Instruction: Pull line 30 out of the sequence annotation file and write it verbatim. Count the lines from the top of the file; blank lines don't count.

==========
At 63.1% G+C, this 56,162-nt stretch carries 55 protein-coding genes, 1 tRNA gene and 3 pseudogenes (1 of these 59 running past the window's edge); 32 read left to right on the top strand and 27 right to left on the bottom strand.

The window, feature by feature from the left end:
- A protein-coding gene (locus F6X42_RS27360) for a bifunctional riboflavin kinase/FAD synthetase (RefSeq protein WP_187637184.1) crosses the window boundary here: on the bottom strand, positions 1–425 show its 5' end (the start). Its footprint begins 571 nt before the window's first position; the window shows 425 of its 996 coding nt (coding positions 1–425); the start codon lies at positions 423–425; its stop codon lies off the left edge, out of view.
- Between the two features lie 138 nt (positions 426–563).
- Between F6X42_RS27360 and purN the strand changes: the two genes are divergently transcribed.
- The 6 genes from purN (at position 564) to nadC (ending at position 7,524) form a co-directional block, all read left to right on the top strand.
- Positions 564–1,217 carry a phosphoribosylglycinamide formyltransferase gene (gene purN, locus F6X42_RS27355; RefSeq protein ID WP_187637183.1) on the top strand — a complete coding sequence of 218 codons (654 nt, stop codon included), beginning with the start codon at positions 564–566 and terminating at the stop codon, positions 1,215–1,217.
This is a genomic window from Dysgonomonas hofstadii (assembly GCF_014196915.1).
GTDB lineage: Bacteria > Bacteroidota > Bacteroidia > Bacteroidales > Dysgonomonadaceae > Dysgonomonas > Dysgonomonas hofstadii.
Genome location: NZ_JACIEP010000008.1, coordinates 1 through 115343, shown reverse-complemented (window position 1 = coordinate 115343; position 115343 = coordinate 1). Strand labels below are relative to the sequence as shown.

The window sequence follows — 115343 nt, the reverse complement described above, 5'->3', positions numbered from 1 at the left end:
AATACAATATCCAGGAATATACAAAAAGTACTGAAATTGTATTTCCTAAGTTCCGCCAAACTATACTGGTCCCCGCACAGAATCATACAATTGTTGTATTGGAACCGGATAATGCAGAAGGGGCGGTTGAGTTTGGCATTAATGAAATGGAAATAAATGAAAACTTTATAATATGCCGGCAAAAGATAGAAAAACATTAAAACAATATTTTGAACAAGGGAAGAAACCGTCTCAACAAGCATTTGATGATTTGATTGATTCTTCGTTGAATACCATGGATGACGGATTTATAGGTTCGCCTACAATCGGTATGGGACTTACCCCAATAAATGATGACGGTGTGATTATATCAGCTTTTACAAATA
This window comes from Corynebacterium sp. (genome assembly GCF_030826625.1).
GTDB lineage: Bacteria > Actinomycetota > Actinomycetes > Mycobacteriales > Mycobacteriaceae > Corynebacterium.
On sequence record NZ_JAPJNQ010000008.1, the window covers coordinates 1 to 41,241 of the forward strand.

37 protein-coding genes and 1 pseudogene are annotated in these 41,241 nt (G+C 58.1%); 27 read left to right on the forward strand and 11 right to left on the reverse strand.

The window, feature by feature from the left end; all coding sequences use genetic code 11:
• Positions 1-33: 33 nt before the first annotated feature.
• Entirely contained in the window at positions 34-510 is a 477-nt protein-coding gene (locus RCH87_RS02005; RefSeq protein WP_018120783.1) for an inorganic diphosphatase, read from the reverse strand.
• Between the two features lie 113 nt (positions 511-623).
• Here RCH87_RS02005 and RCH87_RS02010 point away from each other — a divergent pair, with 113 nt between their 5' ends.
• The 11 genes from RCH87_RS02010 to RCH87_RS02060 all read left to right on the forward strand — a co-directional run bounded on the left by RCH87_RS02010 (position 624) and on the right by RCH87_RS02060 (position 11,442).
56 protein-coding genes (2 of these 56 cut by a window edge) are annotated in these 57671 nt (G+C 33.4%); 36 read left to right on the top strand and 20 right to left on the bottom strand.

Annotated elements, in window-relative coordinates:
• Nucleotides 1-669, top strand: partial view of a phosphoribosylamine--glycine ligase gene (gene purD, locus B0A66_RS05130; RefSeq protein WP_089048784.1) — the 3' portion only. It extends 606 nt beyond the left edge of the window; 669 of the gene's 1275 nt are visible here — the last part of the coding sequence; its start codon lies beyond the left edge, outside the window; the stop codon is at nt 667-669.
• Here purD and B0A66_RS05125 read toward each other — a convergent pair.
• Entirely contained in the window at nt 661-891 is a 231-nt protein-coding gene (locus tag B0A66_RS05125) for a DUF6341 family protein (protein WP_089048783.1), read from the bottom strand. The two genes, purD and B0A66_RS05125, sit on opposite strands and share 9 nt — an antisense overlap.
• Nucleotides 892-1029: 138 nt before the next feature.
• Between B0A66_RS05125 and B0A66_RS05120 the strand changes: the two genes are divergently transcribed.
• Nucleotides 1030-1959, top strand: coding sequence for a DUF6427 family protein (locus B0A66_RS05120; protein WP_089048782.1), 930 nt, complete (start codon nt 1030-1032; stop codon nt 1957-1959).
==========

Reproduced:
• Nucleotides 1030-1959, top strand: coding sequence for a DUF6427 family protein (locus B0A66_RS05120; protein WP_089048782.1), 930 nt, complete (start codon nt 1030-1032; stop codon nt 1957-1959).